Toll hike delayed for fear of voter backlash
But it will have to compensate toll operators if it disallows the hikes
By Carolyn Hong, Malaysia Bureau Chief The Straits Times
TOLL charges on eight Malaysian highways are slated to increase by 10 per cent next year, putting the government in a dilemma as it struggles to tackle public anger over rising inflation.With three months to go, the government has been waffling about this issue because it can ill afford to upset voters when the general election is around the corner. The last time toll charges were raised earlier this year, hundreds of people held street protests for several weeks.
In a statement issued on Monday, the Federation of Malaysian Consumer Associations said a toll hike would mean higher prices all around. Aware of the political impact, the government has been quick to deny that a hike is imminent. Deputy Prime Minister Najib Tun Razak was quoted by The Star yesterday as saying that the Cabinet had yet to decide on the issue.
But if the government refuses to raise tolls as allowed under the agreements with toll companies, it will have to pay them millions of dollars in compensation. This no-win situation underscores the government's difficulty in trying to roll back subsidies without stoking public unhappiness too much. Surveys have shown that the cost of living is likely to be a big issue in the general election, as spiralling inflation has hit the people's pockets hard. The local media has been reporting daily complaints about higher food prices, partly due to higher global prices for corn and wheat.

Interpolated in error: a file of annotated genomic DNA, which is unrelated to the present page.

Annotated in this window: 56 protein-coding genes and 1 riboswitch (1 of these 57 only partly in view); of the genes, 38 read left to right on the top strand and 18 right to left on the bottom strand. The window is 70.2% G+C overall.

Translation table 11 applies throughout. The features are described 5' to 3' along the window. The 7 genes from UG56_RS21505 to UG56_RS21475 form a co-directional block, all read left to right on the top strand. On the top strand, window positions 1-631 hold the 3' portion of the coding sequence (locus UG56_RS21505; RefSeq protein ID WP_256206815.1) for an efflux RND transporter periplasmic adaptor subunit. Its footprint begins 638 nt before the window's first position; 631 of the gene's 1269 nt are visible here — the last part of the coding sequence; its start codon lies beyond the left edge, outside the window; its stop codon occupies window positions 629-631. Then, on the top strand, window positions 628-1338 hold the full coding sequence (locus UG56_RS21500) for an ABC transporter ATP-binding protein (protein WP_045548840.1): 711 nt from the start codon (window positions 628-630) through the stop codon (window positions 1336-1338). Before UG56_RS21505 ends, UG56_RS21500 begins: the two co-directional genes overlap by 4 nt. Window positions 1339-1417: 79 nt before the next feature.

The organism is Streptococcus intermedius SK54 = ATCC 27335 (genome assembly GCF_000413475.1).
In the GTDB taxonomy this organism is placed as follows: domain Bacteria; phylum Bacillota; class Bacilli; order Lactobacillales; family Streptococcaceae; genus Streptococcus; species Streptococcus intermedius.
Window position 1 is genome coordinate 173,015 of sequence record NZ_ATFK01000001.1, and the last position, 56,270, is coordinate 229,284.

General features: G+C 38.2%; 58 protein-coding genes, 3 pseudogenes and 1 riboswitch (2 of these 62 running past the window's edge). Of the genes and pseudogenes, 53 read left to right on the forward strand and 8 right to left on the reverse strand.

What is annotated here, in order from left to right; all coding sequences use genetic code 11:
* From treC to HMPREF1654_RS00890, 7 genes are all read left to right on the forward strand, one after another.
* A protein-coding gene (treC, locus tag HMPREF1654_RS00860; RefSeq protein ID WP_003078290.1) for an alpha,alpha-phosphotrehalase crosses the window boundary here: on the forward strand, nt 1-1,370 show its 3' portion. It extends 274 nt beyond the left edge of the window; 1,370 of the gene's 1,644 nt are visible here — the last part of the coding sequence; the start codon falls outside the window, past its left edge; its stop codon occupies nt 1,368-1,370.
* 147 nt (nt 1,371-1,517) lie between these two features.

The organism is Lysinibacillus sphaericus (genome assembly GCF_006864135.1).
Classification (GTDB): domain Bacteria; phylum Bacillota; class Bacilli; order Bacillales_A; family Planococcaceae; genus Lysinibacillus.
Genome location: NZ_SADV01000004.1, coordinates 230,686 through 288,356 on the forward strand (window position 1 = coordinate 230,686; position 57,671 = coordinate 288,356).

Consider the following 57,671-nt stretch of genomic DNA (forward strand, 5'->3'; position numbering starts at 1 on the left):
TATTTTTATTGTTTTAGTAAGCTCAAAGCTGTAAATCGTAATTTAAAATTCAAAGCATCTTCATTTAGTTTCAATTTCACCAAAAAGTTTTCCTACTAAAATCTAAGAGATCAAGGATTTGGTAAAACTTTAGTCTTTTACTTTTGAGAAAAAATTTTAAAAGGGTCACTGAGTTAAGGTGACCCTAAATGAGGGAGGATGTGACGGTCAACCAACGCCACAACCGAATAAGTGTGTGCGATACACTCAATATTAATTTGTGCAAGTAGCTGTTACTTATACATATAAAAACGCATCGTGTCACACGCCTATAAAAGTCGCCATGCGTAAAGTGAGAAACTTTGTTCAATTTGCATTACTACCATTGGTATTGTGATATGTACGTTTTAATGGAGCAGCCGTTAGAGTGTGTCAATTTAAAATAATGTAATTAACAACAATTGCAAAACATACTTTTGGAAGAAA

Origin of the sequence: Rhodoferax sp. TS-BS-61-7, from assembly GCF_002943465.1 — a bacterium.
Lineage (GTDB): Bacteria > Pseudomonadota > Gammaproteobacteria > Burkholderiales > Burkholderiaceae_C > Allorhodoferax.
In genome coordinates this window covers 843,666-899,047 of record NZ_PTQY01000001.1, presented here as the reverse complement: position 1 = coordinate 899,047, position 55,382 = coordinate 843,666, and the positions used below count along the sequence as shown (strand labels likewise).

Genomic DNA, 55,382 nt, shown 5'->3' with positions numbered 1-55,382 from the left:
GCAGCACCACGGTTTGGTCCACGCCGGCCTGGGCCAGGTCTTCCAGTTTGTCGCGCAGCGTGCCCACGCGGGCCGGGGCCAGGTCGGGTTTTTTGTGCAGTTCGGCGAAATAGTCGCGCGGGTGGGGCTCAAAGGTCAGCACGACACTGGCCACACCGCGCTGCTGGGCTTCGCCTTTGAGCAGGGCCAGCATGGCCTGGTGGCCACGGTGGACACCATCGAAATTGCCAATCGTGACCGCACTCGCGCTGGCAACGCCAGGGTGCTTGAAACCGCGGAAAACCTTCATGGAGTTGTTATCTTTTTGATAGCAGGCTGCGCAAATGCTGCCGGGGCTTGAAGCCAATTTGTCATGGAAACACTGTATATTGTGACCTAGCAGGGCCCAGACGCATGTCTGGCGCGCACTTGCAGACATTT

Political analyst Khoo Kay Peng said people's resistance was to be expected as only 10 per cent of the country's 11 million workers earned more than RM3,000 ($1,300) a month. For low-income earners, half of their pay typically goes to food and transport. 'People find it hard to cope,' Mr Khoo said.
But from the government's perspective, it spends more than RM25 billion on subsidies a year - nearly 10 per cent of the annual budget. It has said that the money could be better used for building schools or roads. So far, the government is treading cautiously, and is likely to hold off unpopular measures such as toll hikes or raising fuel prices amid expectations that elections could be held within the next six months.
Last year, when the government raised fuel prices by 20 per cent after global oil prices rose above US$70 a barrel, hundreds of Malaysians protested on the streets for weeks. Crude oil prices have since risen above US$80 a barrel.
The government has promised to maintain fuel prices for the rest of the year, and has held off a request by national oil company Petronas to raise the price of gas used for cooking, natural gas-powered vehicles, and generating electricity.
Like many analysts, Mr Khoo said the government cannot continue paying such hefty subsidies. 'It has to address fundamental issues like creating a more vibrant private sector and raising income levels,' he said.